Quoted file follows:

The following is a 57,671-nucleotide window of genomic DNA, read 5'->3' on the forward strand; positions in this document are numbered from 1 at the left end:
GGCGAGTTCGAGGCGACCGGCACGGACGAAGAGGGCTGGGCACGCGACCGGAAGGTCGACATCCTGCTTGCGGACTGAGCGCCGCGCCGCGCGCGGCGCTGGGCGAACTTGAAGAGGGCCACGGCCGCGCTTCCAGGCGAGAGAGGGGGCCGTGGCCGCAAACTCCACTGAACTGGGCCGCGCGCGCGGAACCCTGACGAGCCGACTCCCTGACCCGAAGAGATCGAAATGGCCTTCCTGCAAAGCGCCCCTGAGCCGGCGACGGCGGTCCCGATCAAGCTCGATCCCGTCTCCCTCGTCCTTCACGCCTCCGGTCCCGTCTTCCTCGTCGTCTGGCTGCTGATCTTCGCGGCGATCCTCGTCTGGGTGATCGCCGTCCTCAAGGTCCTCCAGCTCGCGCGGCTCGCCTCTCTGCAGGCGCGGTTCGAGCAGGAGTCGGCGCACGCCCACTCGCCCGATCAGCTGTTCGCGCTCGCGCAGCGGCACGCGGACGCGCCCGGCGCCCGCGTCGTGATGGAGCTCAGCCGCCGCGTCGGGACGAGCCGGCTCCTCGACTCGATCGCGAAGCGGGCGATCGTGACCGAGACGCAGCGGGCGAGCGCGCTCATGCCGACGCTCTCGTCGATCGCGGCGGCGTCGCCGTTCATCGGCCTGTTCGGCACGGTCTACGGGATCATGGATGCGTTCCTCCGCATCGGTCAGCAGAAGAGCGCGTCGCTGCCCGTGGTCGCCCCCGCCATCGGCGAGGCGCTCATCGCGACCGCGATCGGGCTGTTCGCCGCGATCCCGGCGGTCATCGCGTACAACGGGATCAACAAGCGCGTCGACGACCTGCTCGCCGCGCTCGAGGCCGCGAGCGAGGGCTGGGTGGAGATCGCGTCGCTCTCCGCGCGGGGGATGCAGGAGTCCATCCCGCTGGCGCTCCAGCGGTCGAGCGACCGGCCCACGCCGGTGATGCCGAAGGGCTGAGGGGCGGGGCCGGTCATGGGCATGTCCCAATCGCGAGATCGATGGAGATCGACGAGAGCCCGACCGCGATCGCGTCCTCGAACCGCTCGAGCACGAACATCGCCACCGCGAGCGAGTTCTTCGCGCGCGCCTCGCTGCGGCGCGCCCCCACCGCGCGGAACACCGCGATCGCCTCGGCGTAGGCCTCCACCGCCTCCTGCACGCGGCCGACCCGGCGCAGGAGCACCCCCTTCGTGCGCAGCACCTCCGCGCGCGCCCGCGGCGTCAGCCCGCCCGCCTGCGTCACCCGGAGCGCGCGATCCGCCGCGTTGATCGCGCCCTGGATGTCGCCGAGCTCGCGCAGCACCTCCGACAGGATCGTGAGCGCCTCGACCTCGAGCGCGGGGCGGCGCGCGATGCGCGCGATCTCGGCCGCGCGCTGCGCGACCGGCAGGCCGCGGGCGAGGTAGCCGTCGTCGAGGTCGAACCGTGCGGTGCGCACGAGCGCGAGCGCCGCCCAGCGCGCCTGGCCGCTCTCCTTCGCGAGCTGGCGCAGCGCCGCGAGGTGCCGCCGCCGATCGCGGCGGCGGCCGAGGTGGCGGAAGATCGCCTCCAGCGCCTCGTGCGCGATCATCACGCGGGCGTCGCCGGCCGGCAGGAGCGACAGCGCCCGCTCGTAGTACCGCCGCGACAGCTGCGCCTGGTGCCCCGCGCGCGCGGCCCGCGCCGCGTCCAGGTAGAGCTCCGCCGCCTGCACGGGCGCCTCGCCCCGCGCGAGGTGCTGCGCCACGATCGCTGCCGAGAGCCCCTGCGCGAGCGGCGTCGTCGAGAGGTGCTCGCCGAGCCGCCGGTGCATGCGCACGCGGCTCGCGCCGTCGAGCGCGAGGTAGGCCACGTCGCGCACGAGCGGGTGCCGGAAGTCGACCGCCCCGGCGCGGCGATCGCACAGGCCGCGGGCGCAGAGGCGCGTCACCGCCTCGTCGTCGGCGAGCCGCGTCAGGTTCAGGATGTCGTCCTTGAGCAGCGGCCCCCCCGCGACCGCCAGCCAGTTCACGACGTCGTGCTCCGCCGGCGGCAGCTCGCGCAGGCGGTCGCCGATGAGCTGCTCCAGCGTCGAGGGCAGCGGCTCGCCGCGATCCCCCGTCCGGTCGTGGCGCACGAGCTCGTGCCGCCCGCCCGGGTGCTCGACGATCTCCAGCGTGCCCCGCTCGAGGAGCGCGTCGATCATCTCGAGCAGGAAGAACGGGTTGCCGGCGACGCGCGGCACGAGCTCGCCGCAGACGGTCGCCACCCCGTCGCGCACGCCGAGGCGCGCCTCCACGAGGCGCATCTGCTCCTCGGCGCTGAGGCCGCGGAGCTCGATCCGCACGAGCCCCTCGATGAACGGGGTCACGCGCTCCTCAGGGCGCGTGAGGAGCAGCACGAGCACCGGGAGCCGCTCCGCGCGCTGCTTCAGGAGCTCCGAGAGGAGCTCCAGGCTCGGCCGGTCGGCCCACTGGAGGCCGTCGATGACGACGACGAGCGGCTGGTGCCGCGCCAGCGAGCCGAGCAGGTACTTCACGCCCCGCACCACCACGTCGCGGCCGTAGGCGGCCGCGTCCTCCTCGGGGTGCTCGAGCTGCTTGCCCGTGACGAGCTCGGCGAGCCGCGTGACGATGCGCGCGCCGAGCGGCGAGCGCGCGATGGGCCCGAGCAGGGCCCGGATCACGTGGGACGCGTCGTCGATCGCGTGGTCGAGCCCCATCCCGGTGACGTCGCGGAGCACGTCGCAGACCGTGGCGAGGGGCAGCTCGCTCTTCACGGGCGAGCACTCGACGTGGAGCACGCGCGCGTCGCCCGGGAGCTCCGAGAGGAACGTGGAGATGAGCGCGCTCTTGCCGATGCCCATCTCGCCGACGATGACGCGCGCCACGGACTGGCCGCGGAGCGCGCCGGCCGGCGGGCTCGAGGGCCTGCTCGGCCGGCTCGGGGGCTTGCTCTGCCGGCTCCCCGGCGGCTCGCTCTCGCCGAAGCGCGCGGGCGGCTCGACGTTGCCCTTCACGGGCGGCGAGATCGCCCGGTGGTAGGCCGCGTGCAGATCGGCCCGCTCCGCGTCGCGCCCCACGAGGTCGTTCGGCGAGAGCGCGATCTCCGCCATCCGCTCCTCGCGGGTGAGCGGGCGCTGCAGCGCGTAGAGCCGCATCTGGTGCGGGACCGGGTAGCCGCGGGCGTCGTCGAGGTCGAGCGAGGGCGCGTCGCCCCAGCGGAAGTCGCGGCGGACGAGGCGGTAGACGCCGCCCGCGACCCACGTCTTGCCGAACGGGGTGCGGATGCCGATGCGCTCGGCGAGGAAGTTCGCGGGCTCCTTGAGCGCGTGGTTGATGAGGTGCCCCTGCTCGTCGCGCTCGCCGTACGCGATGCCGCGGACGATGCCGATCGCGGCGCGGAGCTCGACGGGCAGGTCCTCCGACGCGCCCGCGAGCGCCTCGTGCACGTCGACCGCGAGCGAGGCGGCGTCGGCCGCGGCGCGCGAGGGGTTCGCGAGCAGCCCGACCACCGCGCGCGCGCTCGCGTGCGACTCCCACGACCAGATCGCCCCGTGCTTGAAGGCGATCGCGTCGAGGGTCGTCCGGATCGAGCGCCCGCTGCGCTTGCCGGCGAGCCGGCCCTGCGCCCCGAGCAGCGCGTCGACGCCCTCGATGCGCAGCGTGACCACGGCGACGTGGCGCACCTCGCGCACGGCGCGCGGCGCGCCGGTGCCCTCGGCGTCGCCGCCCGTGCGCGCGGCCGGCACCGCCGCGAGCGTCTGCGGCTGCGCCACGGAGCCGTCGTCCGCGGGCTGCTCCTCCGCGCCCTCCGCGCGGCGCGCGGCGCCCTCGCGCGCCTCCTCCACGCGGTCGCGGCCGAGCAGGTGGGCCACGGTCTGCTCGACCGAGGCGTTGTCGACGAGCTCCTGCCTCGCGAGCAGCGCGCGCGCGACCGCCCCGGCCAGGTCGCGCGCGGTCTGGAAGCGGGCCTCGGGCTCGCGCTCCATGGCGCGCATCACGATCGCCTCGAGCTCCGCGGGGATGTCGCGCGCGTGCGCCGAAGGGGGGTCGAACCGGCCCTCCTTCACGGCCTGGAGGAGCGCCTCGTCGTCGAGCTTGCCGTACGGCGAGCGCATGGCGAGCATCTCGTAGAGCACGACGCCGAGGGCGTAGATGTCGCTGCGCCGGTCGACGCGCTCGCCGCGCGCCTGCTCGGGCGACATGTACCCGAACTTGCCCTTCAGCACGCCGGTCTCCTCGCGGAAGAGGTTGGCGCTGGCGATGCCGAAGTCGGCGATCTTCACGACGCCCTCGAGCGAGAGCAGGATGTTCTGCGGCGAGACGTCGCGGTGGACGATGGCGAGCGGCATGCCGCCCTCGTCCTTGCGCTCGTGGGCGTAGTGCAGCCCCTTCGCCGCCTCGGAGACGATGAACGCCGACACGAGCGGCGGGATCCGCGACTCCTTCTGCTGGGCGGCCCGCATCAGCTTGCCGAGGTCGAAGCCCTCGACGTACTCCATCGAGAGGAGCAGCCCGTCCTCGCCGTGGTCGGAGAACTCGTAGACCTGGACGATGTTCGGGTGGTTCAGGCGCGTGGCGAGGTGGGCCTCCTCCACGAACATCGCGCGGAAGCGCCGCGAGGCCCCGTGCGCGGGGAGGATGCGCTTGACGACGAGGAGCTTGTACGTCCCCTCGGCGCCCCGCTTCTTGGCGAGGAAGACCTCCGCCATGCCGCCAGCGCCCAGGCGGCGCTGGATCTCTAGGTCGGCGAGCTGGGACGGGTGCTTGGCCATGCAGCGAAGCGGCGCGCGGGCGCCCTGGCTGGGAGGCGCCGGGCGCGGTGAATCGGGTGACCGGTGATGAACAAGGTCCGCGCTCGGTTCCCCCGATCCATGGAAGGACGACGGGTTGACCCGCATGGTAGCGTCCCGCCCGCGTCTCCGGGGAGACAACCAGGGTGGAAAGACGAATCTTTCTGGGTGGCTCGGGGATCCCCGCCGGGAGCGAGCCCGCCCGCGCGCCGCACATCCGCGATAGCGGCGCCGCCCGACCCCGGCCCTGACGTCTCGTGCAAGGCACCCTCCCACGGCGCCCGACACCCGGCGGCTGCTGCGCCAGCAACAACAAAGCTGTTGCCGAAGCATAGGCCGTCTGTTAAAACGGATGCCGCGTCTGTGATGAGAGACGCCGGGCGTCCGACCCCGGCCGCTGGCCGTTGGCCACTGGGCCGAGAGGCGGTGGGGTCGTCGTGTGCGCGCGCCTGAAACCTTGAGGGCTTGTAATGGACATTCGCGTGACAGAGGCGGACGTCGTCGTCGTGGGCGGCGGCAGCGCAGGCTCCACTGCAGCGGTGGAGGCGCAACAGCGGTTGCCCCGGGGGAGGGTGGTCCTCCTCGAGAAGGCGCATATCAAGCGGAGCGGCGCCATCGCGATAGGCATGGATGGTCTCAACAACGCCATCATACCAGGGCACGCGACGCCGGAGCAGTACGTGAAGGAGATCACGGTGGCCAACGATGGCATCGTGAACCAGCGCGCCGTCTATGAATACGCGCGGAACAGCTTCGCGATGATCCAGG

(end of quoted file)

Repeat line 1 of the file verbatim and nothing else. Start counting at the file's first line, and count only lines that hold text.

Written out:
The following is a 57,671-nucleotide window of genomic DNA, read 5'->3' on the forward strand; positions in this document are numbered from 1 at the left end: